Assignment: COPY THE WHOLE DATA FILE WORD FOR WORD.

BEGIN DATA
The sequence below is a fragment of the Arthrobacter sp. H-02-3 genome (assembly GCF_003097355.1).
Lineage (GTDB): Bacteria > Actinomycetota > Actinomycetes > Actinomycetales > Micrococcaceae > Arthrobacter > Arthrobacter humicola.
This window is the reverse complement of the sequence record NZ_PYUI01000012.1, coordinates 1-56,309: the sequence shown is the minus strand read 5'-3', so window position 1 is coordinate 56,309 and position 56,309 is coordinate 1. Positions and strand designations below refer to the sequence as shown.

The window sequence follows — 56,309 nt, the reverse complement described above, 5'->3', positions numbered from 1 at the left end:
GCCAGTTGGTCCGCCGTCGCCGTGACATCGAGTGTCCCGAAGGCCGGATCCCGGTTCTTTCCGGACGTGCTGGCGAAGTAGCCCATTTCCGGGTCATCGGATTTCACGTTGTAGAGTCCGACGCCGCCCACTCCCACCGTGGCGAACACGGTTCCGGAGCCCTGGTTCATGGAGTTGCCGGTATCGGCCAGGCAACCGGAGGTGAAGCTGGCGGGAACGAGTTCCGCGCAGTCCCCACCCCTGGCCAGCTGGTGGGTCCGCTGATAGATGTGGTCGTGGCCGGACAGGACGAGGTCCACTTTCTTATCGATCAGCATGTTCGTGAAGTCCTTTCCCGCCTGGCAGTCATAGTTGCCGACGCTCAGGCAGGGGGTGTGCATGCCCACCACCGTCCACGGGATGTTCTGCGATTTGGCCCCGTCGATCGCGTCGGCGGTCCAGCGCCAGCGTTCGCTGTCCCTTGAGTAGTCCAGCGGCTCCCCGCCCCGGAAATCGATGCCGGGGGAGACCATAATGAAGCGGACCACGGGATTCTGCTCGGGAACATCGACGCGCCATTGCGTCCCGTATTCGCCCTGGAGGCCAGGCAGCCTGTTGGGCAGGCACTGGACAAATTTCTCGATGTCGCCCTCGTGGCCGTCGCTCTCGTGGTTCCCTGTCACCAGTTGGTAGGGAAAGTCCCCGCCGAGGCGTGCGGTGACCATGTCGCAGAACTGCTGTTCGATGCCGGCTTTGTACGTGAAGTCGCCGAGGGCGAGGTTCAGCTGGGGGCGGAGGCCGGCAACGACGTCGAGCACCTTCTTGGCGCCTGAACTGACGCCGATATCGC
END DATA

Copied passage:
The sequence below is a fragment of the Arthrobacter sp. H-02-3 genome (assembly GCF_003097355.1).
Lineage (GTDB): Bacteria > Actinomycetota > Actinomycetes > Actinomycetales > Micrococcaceae > Arthrobacter > Arthrobacter humicola.
This window is the reverse complement of the sequence record NZ_PYUI01000012.1, coordinates 1-56,309: the sequence shown is the minus strand read 5'-3', so window position 1 is coordinate 56,309 and position 56,309 is coordinate 1. Positions and strand designations below refer to the sequence as shown.

The window sequence follows — 56,309 nt, the reverse complement described above, 5'->3', positions numbered from 1 at the left end:
GCCAGTTGGTCCGCCGTCGCCGTGACATCGAGTGTCCCGAAGGCCGGATCCCGGTTCTTTCCGGACGTGCTGGCGAAGTAGCCCATTTCCGGGTCATCGGATTTCACGTTGTAGAGTCCGACGCCGCCCACTCCCACCGTGGCGAACACGGTTCCGGAGCCCTGGTTCATGGAGTTGCCGGTATCGGCCAGGCAACCGGAGGTGAAGCTGGCGGGAACGAGTTCCGCGCAGTCCCCACCCCTGGCCAGCTGGTGGGTCCGCTGATAGATGTGGTCGTGGCCGGACAGGACGAGGTCCACTTTCTTATCGATCAGCATGTTCGTGAAGTCCTTTCCCGCCTGGCAGTCATAGTTGCCGACGCTCAGGCAGGGGGTGTGCATGCCCACCACCGTCCACGGGATGTTCTGCGATTTGGCCCCGTCGATCGCGTCGGCGGTCCAGCGCCAGCGTTCGCTGTCCCTTGAGTAGTCCAGCGGCTCCCCGCCCCGGAAATCGATGCCGGGGGAGACCATAATGAAGCGGACCACGGGATTCTGCTCGGGAACATCGACGCGCCATTGCGTCCCGTATTCGCCCTGGAGGCCAGGCAGCCTGTTGGGCAGGCACTGGACAAATTTCTCGATGTCGCCCTCGTGGCCGTCGCTCTCGTGGTTCCCTGTCACCAGTTGGTAGGGAAAGTCCCCGCCGAGGCGTGCGGTGACCATGTCGCAGAACTGCTGTTCGATGCCGGCTTTGTACGTGAAGTCGCCGAGGGCGAGGTTCAGCTGGGGGCGGAGGCCGGCAACGACGTCGAGCACCTTCTTGGCGCCTGAACTGACGCCGATATCGC